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Viewpoints
Carl Hiaasen
Did you miss the debate? Don’t worry – here’s a recap
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The following summary is printed as a public service for the thousands of voters who missed the first televised presidential debate because their electricity had been knocked out by one of the hurricanes.

President Bush entered from the audience’s right side of the stage. Sen. Kerry entered from the left side. They shook hands and exchanged a few private words, possibly about the humidity.

President Bush wore a blue necktie and an American flag lapel pin. Sen. Kerry wore a red necktie and an American flag lapel pin. The moderator, Jim Lehrer, wore a cranberry-colored tie but no lapel pin.

Sen. Kerry began by expressing sympathy for the people of Florida, a reference to the nasty hurricane season. He went on to say that he had a “better plan” for homeland security and that he would do a “better job” in Iraq.

He also said that he’d reach out to build alliances in the Muslim world, “which the president has almost not done.”

Mr. Lehrer did not ask Sen. Kerry what that almost meant.

President Bush also began by acknowledging the suffering of storm-weary Floridians. He went on to defend the invasion of Iraq and the war on terror, which he described as “hard work.”

He also said that the terrorists don’t want Iraq to be free – “that’s why they’re fighting so vociferously.”

Again, Mr. Lehrer did not ask for a translation.

Sen. Kerry said it was a “colossal error of judgment” for President Bush to go after Saddam Hussein in Iraq while Osama bin Laden was still running loose in Afghanistan.

He also noted that opium production today is booming in that region, although he did not present a solution to the world’s appetite for heroin.

President Bush pointed out that Sen. Kerry voted with Congress to authorize the use of force in Iraq, and that Sen. Kerry has previously stated that Saddam Hussein was indeed a bad apple.

The president also elaborated on his efforts at international diplomacy: “I sit down with the world leaders frequently and talk to them on the phone frequently.”

Mr. Lehrer did not ask whether birthday cards are also exchanged.

Sen. Kerry stated that President Bush invaded Iraq without a clear plan for what to do afterward. He cited the “Pottery Barn rule,” which is “you break it, you fix it” or “you break it, you own it” or “you own it, you fix it.”

In any case, Mr. Lehrer did not ask how this doctrine substantially differs from the “Home Depot rule.”

Later, President Bush reiterated his belief that the United States will eventually win in Iraq. “It’s - and it’s hard work. I understand how hard it is. I get the casualty reports every day. I see on the TV screens how hard it is.”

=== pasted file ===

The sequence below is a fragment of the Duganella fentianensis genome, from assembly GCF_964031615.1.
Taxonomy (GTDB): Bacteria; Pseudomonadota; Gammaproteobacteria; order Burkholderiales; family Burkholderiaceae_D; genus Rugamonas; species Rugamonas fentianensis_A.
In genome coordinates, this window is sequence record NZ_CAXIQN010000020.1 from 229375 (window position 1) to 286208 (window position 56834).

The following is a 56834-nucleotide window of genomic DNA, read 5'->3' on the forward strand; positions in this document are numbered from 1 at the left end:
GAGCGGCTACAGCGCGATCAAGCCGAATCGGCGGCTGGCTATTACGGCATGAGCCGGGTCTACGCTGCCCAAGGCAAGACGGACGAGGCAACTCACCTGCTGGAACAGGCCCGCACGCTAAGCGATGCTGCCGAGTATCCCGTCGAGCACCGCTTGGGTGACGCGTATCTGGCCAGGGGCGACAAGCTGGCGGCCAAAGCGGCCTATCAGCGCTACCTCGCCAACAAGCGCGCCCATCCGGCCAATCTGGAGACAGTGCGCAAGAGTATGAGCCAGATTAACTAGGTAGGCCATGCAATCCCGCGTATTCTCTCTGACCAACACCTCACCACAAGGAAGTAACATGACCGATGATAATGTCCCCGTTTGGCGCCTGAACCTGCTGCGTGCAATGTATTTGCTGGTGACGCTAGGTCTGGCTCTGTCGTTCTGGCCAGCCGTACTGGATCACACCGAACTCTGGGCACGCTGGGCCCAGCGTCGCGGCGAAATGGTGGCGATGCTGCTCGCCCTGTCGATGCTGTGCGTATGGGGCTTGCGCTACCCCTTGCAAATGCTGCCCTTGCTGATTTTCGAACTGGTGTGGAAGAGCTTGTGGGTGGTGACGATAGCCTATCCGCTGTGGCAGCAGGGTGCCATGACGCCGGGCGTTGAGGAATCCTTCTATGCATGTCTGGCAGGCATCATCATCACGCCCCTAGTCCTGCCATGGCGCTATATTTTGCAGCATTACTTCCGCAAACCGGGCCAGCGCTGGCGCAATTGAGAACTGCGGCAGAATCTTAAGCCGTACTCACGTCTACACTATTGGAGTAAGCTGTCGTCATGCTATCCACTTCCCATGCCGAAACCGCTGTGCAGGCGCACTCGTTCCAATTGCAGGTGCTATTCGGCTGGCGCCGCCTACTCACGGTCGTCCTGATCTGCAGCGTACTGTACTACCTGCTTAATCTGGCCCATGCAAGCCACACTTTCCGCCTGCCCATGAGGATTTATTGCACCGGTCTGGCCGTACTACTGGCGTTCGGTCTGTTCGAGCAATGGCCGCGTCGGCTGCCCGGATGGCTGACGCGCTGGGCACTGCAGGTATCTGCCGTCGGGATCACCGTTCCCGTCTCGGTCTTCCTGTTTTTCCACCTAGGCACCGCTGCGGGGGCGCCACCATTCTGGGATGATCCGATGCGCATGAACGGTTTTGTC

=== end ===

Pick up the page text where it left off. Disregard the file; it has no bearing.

There was no audible reaction to this, or any other awkward remark made by the candidates. Before the debates, audience members had been warned to remain completely silent, or they’d all be flown to Cleveland next week and forced to sit through the vice presidential debate.

The lightest moment of the evening came when President Bush was asked about Sen. Kerry’s character. The president called it a loaded question but then went on to say that he admired the senator’s service to our country and “the fact that he is a great dad.”

Sen. Kerry responded appreciatively and offered kind words about Mrs. Bush and the couple’s frisky twin daughters. The president joked that he was “trying to put a leash on them,” but the senator gently advised against it.

This was followed by a lengthy discussion of nuclear proliferation, with the candidates disagreeing sharply over how to deal with the atomic weapons programs in North Korea and Iran.

Despite the candidates’ differences, they did concur on a few points – that it’s essential to prevent weapons of mass destruction from falling into the hands of terrorists; that we shouldn’t pull out of Iraq right now; that the slaughter in Darfur is genocide, but that we shouldn’t send troops just yet; and that campaigning for president is tough on your family.

Both men were in full agreement that God should continue to bless America.

Having no further questions, Mr. Lehrer ended the debate. Finally the audience was allowed to applaud.

Again the candidates shook hands and exchanged a few private words, possibly about chipping in to buy Mr. Lehrer a lapel pin.

Carl Hiaasen can be reached by e-mail at HeraldEd@aol.com.
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